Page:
1.1 Tropical Field Programs, Especially GATE, in Historical Perspective

Thursday, 27 January 2011: 8:30 AM
4C-3 (Washington State Convention Center)
Edward Zipser, Univ. of Utah, Salt Lake City, UT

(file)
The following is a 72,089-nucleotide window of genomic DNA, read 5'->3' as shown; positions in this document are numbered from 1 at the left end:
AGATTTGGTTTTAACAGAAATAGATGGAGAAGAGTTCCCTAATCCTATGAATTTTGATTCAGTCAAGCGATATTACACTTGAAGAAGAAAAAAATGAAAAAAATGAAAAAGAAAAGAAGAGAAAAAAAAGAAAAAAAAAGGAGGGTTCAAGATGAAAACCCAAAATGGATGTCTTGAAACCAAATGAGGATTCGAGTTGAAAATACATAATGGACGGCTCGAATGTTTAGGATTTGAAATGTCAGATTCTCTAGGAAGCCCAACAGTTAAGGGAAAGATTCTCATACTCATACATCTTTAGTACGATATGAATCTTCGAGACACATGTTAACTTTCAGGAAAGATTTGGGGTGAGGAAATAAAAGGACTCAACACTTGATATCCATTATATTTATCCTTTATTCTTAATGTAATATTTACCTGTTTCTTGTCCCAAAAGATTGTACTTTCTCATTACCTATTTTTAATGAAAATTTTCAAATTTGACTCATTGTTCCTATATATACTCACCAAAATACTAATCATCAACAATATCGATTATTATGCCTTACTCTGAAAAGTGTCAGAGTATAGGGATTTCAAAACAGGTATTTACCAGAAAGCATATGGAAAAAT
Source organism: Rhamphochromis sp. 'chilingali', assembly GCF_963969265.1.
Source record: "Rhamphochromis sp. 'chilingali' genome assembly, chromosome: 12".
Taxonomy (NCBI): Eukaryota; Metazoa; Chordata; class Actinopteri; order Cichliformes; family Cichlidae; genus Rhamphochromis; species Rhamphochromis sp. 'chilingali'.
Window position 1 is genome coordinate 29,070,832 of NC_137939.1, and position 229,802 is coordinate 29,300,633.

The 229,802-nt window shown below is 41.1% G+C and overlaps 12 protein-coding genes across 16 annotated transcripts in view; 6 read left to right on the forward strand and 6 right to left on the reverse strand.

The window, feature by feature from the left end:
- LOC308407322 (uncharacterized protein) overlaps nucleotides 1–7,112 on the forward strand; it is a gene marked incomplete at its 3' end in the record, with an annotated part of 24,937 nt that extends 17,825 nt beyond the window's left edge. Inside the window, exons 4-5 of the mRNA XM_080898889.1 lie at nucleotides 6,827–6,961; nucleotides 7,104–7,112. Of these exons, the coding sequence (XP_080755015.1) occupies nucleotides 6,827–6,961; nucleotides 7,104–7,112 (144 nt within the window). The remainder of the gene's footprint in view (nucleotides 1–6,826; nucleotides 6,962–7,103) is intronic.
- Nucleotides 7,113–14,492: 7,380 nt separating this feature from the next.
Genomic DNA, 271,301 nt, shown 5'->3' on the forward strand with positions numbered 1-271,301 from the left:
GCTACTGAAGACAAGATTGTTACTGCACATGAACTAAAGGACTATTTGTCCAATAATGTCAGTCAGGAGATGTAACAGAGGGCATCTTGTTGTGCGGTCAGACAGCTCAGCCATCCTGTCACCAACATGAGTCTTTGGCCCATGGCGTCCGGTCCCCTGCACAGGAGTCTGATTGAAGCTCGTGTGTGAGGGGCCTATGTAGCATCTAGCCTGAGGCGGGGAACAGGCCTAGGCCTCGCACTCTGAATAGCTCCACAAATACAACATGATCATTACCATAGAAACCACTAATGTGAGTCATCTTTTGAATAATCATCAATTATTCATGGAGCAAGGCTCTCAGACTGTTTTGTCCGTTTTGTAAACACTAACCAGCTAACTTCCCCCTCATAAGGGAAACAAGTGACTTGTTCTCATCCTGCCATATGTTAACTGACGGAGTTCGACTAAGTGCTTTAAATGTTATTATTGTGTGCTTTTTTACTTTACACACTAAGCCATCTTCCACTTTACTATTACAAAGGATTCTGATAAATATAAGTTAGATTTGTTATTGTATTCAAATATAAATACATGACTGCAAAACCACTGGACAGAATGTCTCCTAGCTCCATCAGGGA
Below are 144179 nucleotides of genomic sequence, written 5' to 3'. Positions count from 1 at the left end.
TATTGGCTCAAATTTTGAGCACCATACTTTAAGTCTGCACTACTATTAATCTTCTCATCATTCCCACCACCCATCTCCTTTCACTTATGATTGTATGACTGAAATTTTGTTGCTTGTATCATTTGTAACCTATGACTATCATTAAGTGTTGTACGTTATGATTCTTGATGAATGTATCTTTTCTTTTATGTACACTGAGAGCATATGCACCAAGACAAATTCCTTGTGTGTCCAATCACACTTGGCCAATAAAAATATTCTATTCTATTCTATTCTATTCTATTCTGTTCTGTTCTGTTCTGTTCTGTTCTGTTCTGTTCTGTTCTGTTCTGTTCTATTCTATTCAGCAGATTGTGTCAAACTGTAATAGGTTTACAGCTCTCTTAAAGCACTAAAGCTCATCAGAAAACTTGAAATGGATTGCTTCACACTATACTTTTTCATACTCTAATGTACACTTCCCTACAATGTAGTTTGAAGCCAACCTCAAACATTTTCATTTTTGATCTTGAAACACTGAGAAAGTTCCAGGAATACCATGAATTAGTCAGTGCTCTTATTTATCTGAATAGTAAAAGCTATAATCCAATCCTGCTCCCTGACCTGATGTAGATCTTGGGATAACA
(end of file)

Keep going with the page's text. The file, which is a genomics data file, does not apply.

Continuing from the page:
During the 1960s and 1970s, the atmospheric science community was fully engaged in planning the Global Atmospheric Research Program (GARP) and its Atlantic Tropical Experiment (GATE), the Monsoon Experiment (MONEX) and the First GARP Global Experiment (FGGE). These programs had their intellectual roots in the famous "Charney Report", which proclaimed that the era of the 2-week forecast was within our reach. That is, if we could solve the nasty little problem of tropical convection and how to parameterize it, which became the motivation for GATE. But the real intellectual achievement that had more influence on the planning for GATE, and what was accomplished in the field, came from a revolutionary paper authored by Yanai, Esbensen, and Chu, and shortly thereafter, Arakawa and Schubert. Jule Charney never tired of explaining to anyone who would listen how we should design our field programs around these new paradigms. If we had taken Charney literally, we might not have accomplished as much as we did, because some scientists were so enthralled with the notion proposed by these papers that all we needed to do was to measure along a line integral, calculate Q1 and Q2, and deduce the net effect of deep convection, that we could greatly simplify the aircraft program. Fortunately, Yanai himself helped us see that the very presence of mesoscale organization confounded the simple notions of scale separation that might have made the parameterization problem more tractable. This talk outlines some of the ways in which the inconvenient aspects of the multi-scale structure of deep convection have been handled in a long series of field programs, some of the lessons that have been learned, and some of the issues that remain for the next generation.
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